The most important take-away from this chapter for me was when the author said ” The importance of continually reinforcing the growth mindset message every day cannot be emphasized enough. Maintaining perseverance and effort is a challenge for some students and they need to be continually reminded that they can achieve success.” I have taught the students in my class about having a growth mindset and what that means, but I do not remind them near enough. I will make more of an effort to do so, knowing that I have some very fixed mindset students within the classroom.


Chapter 10- Summary

“Educators teach students, not curriculum. It is time to meet students where they are, expect the best from all of them and provide opportunities for each and every student to succeed.”

This quote nicely sums up the entire book. Every student is capable of learning. Every student deserves to learn. Every student needs to have materials  and opportunities that allow for success. Every student deserves a teacher who believes that they are capable of learning and succeeding. This goes for the students we classify as gifted to the student with the most challenges. No matter who the child is, we need to meet their learning needs in a way that allows them to be successful at the activity.

Although this is the last post for the Book Study , I truly hope that it is not the end of your journey with Growth Mindset. Continue to push yourselves in those areas in which you believe you have a fixed mindset. Remember that you can do anything you put your mind to, anything that you practice, anything into which you put effort. I personally will continue to work on my parenting skills, as well as differentiating my teaching more effectively.


  1.  What ideas do you have for implementing a sustainable school system for maintaining a growth mindset culture in your own schools (or at least your classroom)?
  2. What are some “take-aways” you have brought from this book?
  3. Would you suggest this book to your colleagues? Why?

I wish you all very well in your endeavors! I hope that you have learned as much from this book and book study as I have. Thank you all for your time and your input!

I would also like to invite you to join us for a special luncheon at Crosscurrents. We will be meeting for lunch at Harold’s with Crosscurrents speaker Kristin Wiens, on Friday during the lunch break, to further our discussions about growth mindsets. If you are able to attend, please let me know! I look forward to meeting many of you in person!



February 5

“I Can’t….yet!”

Brandi made a comment in the Chapter 1 and 2 post about am “I Can’t…yet” board. She has sent me a copy of the board for me to share with all of you!


As a staff, we often put up a bulletin board with our pictures and names for any new students who have come to join us. I would love to do something like this next year. I think it would be great to show the students that we are all working towards different goals.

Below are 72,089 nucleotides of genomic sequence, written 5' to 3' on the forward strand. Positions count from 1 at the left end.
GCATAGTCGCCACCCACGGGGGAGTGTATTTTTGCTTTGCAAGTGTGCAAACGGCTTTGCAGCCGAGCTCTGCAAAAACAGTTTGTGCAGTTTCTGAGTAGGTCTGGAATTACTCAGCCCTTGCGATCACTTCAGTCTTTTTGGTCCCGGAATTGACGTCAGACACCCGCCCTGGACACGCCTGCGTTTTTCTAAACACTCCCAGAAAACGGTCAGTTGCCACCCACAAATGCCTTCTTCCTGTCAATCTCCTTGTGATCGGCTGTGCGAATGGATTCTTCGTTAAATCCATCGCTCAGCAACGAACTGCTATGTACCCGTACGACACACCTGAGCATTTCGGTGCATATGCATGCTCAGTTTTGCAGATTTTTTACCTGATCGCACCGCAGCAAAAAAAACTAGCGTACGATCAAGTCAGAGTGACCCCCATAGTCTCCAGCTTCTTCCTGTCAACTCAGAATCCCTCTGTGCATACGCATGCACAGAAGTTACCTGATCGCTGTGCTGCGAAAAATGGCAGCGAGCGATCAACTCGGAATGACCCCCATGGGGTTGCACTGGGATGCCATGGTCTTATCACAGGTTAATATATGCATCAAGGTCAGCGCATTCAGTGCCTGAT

Thank you so much for sharing Brandi!

February 5

Chapters 7 and 8

Chapter 7- Gifted Education and Growth Mindset

All children deserve to have an education to meet their needs, be it below grade level, at grade level or above grade level. Differentiation, as mentioned it Chapter 3, meets all of these educational needs. Is there a need to put a name to above average students if their needs are being met?

According to this Chapter, the word “gifted” comes with similar connotations to “talent” and “smart”. It implies that a child’s intelligence is set in stone, not something that can change. A gifted child is a gifted child, they should not experience any difficulties in the area in which they are gifted. Telling a child that they are gifted may end up being a negative for them, causing them to stop taking risks and playing it safe to ensure that they can keep their gifted status.

Instead of calling a child gifted, Mary Cay Ricci suggests changing the wording. Saying that a child has high potential or is a highly motivated student, in her opinion, would be more akin to allowing for a growth mindset.

  1. What are your thoughts on the terms Mary Cay Ricci suggests using instead of using the term “gifted”?
  2. Does your school or district have any supports in place for “gifted” students? Do these programs support a growth mindset? If not, how might you change it to support a growth mindset for these students?

Chapter 8- What are Some Ways To Help Students Adopt a Growth Mindset?

In my opinion, this is the most important section in the book as it sheds some light into how to teach this topic to the students. A huge part of teaching students about growth mindset is to teach them about the brain. I found this to be a very fun unit for my students. We learned how different pathways are formed and how we can change our pathways with practice and repetition.

We have also been doing a lot of STEM projects and it is very interesting to see which students are beginning to adopt a growth mindset and which students have a fixed mindset. One of my students has such a fixed mindset that when she came up against a challenge, she turned her back on her group, crossed her arms and very adamantly said “I give up!” While other students, when faced with an impossible task- less than 10 minutes to create a working model, when nothing has worked up until that point- said “I know that this is not going to work, but I am not giving up! I am going to use all of my time and try to get it figured out.”

Mary Cay Ricci has also published a book entitled “Ready to Use Resources for Mindsets in the Classroom”. I have not yet taken a look at this book, but I have purchased it and it should be here very soon. I am interested to see what is in this book and how it can help me to support my students on their paths to growth mindsets.

  1. Do you have any students that have demonstrated any moments of growth mindset? Do you have any students that demonstrate a real fixed mindset?
  2. What are some ideas you have for implementing lessons on growth mindset? How or where would you integrate it into the curriculum?
  3. Have you already tried to implement growth mindset lessons? What went well? What might you change?